- Raising kids in America today will cost parents an average of $230,000, according to Merrill Lynch’s “The Financial Journey of Modern Parenting: Joy, Complexity, and Sacrifice” report.
- These costs begin with childcare and only increase as children age – and it doesn’t include the six-figure cost of a college education.
- Nearly 70% of surveyed parents said they feel pressure to buy their children things their peers have.
Raising kids is a six-figure undertaking.
To raise a child to age 18 in America, it’ll cost parents an average of $230,000, according to Merrill Lynch’s “The Financial Journey of Modern Parenting: Joy, Complexity, and Sacrifice” report, which surveyed more than 2,500 American parents.
This high cost has caused more parents to weigh finances into their decision to have a child; in 1970, around 33% of parents said their finances played a role in becoming a parent – today it’s 73%, according to the report.
In fact, a survey by The New York Times published earlier this year revealed that raising kids is more expensive than it’s ever been before – finances are a main reason why people aren’t having kids or are having fewer kids than they considered ideal, reported Business Insider’s Shana Lebowitz.
Even with such careful financial consideration, raising kids is so expensive that 90% of parents surveyed by Merrill Lynch were surprised by how much more money they spent after becoming a parent.
Parents spend more money on their kids as they age, often because they feel pressured
Childcare is a large drain on finances - the expense is one of the main reasons why respondents in the New York Times survey have fewer children.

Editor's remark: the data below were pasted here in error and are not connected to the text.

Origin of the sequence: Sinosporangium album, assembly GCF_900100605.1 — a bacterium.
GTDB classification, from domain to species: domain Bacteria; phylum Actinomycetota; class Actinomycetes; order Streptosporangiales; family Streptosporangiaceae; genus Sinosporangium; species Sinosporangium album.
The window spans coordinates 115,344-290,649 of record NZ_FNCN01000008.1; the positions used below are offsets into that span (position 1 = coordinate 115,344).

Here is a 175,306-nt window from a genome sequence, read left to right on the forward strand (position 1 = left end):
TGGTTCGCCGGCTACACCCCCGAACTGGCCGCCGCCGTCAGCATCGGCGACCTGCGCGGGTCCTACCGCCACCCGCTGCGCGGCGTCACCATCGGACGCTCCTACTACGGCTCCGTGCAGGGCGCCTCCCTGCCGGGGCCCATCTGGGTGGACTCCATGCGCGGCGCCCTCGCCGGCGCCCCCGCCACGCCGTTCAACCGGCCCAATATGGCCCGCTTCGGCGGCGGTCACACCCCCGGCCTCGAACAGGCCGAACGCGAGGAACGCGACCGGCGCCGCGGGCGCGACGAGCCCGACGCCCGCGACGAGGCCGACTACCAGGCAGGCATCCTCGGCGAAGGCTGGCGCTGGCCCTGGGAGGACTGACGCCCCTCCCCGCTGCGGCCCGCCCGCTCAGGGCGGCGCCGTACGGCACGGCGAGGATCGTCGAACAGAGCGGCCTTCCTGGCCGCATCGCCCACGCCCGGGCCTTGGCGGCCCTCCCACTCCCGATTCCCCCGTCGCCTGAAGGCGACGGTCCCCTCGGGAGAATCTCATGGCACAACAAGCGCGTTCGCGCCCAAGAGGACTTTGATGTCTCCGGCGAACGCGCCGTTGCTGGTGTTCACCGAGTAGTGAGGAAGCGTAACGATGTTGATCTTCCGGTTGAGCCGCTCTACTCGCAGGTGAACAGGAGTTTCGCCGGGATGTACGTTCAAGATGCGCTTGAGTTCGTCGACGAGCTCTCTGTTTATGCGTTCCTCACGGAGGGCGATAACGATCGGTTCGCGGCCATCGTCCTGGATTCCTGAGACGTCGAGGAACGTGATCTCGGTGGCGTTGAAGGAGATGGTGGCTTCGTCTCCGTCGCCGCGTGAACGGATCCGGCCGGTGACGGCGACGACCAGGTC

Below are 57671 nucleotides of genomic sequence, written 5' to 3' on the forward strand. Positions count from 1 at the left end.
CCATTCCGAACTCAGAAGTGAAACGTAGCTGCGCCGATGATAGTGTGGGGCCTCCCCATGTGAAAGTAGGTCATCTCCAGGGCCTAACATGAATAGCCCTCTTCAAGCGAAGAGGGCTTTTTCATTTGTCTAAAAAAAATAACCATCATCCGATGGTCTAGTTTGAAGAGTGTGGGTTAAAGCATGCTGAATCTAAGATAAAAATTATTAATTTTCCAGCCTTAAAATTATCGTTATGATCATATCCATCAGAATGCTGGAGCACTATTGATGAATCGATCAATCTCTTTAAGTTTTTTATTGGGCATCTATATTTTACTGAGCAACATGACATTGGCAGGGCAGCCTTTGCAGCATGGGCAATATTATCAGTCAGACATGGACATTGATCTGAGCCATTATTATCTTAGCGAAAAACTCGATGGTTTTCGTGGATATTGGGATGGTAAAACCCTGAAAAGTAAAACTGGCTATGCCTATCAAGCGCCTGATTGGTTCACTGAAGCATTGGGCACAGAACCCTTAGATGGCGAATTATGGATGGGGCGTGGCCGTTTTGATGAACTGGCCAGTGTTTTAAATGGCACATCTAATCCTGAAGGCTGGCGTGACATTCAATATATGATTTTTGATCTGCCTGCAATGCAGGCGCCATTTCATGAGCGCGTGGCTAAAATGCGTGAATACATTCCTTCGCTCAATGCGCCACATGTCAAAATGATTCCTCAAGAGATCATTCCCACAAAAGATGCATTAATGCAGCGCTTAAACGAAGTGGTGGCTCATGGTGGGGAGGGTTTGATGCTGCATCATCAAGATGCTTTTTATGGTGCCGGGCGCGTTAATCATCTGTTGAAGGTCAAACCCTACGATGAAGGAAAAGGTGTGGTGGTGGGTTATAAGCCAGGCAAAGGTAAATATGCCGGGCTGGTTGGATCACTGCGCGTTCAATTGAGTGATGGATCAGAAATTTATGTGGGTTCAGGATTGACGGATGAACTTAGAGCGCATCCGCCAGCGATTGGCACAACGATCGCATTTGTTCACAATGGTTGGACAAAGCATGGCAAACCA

Adjusting for inflation, the average weekly childcare cost increased from just $84 in 1985 to $143 in 2011, according to the US Census Bureau, Business Insider previously reported. And childcare and pre-college education now comprise 18% of the total cost of raising a kid, compared to 2% in 1960, wrote Lebowitz, citing the Washington Post.
This isn't counting any financial preparation if your child is planning to go to college.
"For college-bound children, it's wise to plan five years of college, which currently could amount to $127,000 for in-state public school or $255,000 for a private school for parents planning to pay in full for tuition and living expenses," states the Merrill Lynch report.
Ultimately, having kids can cause family spending patterns and investment patterns to shift, according to the report. "Grocery and health expenses rise, money goes to children's toys, and childcare can suddenly be a major expenditure. Spending drops in categories around the parents' entertainment, including dining out, automobile expenses and vacations."
These costs only grow as children age, especially when it comes to food, clothing, technology, entertainment, school, transportation, sports, and other activities, according to the report. While that's to be expected, these costs are even higher than they should be because parents feel pressure to give their children with what their peers have - at least, according to 69% of those surveyed.
Many of these expenses can be deemed as "necessities," but parents also spend beyond required living staples - a little more than half of parents surveyed give their children aged 7 to 17 allowances. Children under 14 receive a median amount of $40 a month and children aged 14 to 17 receive a median of $65 a month. The allowance is often earned, whether through chores, good school performance, or behaving in line with family rules.
However, it can be argued that allowance is a necessary expense, as it helps more children entering school-age years begin to learn about and gain experience with money. Many surveyed parents said an allowance serves as a starting point in their children's financial education, which gave way to financial planning basics, such as saving, budgeting, and goal setting.
Despite the high cost of raising kids, 94% of parents surveyed said parenting is worth every penny.